The delegation examines strategies to improve higher education standards
Six Georgian leaders, participating in the Open World Program arrived Chicago to examine ways to improve academic and research standards. Managed by the independent Open World Leadership Center at the Library of Congress, Open World is designed to enhance understanding and capabilities for cooperation between the United States and the countries of Eurasia and the Baltic States by developing a network of leaders in the region who have gained significant, firsthand exposure to America’s democratic, accountable government and free-market system.
While in Illinois, the delegates will visit the Higher Learning Commission, several private and public universities, a community college and the Chicago Council of Global affairs and discuss with professionals strategies to enhance academic standards, particular in the areas of research, publication and instruction. They will look at innovative programs and leadership initiatives that have helped the higher education institutions in Illinois maintain academic excellence and stay at the forefront of educational innovation and administration.
The visiting delegates are Khishtovani, Giorgi, Vice Chair, Dept of Economics and Bus Admin, Tbilisi State University (TSU), Kldiashvili, Giorgi, Lecturer and also PhD candidate in American Studies, TSU; Ksovreli, Lela, Associate Dean for Graduate Studies, Caucasus University, Liluashvili, Giorgi, Head, Foreign Affairs office, Ilia Chavchavadze State University (ICSU), and Tsagareli, Levan, Executive Dan, Assistant Professor (ICSU). Bzishvili, Sophie, from Tibilisi accompanies them as a facilitator.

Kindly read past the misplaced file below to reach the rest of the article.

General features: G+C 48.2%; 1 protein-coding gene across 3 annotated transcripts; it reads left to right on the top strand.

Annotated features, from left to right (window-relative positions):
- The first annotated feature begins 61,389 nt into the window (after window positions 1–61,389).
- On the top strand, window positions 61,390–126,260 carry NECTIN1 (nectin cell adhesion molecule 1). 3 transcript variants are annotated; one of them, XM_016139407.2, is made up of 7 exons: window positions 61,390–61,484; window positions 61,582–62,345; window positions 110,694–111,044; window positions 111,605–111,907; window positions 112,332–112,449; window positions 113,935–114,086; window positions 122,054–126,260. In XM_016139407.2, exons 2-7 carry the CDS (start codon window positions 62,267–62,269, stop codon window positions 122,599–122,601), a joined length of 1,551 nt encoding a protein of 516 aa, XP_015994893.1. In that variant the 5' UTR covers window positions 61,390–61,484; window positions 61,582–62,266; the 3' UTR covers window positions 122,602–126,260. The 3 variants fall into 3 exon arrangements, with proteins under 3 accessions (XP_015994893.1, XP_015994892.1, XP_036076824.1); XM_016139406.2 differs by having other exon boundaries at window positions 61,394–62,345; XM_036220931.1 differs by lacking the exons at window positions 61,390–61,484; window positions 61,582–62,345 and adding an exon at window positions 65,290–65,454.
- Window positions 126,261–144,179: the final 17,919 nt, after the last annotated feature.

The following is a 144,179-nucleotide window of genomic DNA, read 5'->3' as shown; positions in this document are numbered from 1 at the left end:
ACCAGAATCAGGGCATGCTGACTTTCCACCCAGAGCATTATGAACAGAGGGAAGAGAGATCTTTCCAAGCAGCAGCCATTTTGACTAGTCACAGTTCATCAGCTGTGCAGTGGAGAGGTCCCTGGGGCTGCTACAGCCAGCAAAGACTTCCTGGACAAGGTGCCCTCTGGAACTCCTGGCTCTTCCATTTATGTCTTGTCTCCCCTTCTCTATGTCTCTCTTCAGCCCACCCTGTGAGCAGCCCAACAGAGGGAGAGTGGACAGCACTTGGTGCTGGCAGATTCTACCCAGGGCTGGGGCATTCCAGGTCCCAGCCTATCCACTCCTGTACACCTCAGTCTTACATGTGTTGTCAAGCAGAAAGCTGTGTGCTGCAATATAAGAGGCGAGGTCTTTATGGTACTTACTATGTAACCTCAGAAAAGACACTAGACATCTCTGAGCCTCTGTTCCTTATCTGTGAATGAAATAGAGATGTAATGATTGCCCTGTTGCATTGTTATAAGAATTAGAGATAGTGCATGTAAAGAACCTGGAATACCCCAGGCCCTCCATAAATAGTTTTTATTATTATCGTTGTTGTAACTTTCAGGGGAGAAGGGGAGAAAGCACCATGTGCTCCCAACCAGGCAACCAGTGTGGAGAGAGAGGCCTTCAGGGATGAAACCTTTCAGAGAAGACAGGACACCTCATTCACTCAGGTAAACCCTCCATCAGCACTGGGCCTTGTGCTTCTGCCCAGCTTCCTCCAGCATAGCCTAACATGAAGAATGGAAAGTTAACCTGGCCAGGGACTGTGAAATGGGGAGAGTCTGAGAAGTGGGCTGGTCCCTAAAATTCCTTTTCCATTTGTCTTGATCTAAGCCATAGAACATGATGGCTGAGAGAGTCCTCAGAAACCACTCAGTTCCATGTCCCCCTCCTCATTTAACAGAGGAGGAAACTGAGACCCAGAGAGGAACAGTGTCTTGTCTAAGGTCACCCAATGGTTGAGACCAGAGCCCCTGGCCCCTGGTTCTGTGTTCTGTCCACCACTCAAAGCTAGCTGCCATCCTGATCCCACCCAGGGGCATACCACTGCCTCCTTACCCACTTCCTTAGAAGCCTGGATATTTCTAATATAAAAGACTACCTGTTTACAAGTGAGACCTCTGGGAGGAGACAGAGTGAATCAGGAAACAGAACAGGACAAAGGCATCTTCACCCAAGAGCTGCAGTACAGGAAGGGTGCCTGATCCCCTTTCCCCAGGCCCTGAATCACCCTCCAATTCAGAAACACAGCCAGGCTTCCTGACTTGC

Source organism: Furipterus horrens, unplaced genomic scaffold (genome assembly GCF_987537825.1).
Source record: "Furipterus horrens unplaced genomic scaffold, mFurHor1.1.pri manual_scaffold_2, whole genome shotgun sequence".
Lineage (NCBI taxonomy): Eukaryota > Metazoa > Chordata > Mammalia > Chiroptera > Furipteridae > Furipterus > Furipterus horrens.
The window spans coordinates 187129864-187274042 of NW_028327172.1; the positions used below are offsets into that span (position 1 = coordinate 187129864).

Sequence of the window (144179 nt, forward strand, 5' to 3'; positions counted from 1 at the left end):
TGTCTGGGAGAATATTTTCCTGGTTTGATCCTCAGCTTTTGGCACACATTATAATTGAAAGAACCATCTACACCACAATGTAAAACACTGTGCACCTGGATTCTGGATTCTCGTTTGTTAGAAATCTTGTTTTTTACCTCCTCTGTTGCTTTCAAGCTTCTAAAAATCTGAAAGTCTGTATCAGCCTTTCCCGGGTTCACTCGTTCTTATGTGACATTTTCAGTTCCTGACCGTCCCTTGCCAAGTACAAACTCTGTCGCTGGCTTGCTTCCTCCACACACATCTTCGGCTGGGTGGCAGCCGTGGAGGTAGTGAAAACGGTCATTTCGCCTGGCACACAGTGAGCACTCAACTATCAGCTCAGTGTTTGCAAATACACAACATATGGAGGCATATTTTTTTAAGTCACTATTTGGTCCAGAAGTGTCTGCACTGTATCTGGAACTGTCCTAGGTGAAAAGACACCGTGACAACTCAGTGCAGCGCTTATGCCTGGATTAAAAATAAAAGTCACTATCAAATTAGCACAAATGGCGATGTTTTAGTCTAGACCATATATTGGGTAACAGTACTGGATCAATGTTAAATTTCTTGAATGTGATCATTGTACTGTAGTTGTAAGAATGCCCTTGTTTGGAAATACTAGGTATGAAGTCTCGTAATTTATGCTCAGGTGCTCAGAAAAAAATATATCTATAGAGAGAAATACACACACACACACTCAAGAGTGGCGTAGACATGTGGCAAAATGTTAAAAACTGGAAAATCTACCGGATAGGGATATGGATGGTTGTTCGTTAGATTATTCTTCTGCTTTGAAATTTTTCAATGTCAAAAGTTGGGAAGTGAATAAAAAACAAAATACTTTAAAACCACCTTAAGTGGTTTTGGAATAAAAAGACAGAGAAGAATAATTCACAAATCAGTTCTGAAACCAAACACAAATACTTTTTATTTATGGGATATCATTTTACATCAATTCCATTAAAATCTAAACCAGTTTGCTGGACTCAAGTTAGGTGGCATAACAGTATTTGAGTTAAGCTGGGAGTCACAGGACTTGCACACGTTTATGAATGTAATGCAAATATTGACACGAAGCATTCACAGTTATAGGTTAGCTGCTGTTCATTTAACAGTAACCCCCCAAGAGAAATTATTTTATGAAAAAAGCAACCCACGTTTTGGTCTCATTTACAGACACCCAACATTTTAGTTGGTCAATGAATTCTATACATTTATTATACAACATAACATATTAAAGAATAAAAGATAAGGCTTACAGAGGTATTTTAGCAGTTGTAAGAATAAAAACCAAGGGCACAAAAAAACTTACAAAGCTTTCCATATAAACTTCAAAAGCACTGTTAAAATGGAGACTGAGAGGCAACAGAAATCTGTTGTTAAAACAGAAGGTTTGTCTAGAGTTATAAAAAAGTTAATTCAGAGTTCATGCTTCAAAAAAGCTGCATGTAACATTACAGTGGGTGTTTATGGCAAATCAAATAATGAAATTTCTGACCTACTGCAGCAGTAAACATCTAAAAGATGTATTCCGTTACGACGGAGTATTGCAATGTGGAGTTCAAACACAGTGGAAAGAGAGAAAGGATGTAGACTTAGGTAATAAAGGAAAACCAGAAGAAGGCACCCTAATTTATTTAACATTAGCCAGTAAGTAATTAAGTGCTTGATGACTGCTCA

Homestays will allow the Open World delegates to experience American family life. They will also take part in several cultural and community activities.
The Open World Leadership Center has awarded a grant to CIP USA to administer this and similar exchanges in 2009.
The U.S. Congress established Open World in 1999 to enhance understanding and capabilities for cooperation between the United States and Russia. In 2003, Congress made all post-Soviet states eligible for the program. Thanks to Open World, some 14,000 current and future Eurasian leaders have experienced American civil society and have been exposed to new ideas and practices that they can adapt for use in their own work. Open World also promotes partnerships and continued communications between delegates and their American hosts and professional counterparts. Open World currently operates exchanges for political and civic leaders from Russia, Ukraine, Moldova, Georgia, Azerbaijan, Kazakhstan, Kyrgyzstan, Tajikistan, and Turkmenistan.